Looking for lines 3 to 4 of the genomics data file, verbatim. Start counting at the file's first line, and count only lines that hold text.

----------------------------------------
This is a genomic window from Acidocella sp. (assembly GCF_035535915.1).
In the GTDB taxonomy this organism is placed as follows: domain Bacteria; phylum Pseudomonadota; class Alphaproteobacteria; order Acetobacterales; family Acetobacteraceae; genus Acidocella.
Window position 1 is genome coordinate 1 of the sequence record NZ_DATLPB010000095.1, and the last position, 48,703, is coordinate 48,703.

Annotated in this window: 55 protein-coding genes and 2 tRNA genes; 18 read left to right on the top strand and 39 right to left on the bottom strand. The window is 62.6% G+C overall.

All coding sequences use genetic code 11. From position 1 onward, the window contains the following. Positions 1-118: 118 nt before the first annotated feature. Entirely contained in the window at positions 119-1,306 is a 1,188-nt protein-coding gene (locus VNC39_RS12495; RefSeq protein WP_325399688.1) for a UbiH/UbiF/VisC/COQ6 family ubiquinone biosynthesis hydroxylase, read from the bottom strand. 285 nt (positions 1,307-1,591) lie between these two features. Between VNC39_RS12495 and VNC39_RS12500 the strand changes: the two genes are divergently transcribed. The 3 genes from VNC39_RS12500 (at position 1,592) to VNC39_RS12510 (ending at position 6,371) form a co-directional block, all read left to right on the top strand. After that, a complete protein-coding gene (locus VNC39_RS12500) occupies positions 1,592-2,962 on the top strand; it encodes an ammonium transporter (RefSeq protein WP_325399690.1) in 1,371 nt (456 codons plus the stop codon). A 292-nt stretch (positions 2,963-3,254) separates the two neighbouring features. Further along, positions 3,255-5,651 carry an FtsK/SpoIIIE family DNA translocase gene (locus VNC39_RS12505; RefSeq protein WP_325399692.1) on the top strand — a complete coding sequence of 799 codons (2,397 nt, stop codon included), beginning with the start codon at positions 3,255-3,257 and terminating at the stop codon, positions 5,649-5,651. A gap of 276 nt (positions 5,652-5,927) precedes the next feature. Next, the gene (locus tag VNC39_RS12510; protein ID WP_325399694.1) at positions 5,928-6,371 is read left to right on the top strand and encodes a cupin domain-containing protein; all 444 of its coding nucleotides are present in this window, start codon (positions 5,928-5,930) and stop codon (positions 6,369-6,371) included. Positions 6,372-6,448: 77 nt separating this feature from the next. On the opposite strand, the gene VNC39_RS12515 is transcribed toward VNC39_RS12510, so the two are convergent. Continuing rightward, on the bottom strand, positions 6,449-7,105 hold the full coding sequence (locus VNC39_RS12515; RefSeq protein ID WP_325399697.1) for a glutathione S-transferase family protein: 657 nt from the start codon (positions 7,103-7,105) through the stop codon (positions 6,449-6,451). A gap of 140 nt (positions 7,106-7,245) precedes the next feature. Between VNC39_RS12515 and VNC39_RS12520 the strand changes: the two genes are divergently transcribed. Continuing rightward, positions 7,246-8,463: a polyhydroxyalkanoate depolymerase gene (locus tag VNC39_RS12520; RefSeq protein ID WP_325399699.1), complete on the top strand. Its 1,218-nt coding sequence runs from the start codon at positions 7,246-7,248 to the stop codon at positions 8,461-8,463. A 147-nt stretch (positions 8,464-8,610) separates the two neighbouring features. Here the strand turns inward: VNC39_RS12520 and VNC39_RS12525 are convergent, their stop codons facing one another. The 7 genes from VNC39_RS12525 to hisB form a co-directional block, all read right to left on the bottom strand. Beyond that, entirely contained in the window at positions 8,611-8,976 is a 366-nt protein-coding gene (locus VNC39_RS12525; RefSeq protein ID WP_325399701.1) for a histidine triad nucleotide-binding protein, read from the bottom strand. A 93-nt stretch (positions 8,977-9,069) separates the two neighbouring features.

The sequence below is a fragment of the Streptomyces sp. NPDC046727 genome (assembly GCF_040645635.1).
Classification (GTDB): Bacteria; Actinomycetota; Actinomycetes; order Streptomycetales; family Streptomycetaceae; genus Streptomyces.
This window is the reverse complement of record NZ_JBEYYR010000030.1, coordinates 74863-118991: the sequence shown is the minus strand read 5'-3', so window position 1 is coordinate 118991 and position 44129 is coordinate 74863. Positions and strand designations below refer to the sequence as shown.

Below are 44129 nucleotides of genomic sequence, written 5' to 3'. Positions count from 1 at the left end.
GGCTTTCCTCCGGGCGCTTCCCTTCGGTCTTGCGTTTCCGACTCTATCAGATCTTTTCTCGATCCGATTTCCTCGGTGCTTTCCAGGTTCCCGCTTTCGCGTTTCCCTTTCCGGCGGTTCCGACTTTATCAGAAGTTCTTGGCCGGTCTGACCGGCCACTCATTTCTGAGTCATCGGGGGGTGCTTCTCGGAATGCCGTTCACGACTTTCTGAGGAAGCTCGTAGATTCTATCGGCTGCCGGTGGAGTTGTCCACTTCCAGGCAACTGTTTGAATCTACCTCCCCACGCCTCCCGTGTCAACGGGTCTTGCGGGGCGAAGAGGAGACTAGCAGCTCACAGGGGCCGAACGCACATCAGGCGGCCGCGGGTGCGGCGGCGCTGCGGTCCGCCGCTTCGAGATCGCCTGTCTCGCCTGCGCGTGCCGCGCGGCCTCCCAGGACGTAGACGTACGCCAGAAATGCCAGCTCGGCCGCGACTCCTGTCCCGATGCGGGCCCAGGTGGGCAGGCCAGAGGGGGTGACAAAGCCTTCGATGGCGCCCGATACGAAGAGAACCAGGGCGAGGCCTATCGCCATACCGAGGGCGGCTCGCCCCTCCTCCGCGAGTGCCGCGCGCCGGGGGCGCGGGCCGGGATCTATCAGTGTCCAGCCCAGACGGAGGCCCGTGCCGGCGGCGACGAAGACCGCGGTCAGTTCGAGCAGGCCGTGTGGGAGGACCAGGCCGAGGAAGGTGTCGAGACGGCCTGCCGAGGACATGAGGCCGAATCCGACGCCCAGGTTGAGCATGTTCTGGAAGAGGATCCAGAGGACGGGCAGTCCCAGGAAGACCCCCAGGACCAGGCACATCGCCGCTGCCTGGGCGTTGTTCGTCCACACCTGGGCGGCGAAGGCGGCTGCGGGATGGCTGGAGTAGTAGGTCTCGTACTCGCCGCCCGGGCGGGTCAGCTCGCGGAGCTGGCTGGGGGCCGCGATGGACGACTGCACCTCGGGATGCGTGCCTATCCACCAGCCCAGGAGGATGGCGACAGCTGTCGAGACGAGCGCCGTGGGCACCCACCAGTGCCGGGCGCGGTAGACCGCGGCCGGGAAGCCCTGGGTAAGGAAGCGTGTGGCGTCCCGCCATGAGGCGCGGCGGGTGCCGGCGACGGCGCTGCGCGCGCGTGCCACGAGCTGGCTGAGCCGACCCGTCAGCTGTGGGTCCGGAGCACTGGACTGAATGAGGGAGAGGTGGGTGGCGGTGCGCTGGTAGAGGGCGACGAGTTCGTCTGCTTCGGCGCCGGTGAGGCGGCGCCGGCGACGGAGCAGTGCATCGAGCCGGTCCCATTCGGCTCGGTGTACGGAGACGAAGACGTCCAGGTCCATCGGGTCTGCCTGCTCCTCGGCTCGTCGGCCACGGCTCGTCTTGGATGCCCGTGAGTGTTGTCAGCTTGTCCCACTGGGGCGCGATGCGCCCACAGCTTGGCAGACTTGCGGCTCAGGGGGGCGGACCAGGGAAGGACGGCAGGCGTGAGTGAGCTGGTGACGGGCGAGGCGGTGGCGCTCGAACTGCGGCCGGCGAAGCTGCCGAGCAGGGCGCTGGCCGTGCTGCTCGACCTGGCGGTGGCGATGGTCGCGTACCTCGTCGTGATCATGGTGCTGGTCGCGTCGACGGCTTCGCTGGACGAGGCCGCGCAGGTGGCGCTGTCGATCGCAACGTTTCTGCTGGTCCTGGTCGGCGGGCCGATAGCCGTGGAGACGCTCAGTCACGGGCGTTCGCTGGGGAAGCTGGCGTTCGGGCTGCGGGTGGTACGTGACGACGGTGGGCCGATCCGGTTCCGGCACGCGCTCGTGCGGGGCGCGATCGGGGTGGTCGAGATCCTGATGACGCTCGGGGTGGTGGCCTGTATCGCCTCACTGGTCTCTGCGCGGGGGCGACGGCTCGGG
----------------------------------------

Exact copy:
Window position 1 is genome coordinate 1 of the sequence record NZ_DATLPB010000095.1, and the last position, 48,703, is coordinate 48,703.

Annotated in this window: 55 protein-coding genes and 2 tRNA genes; 18 read left to right on the top strand and 39 right to left on the bottom strand. The window is 62.6% G+C overall.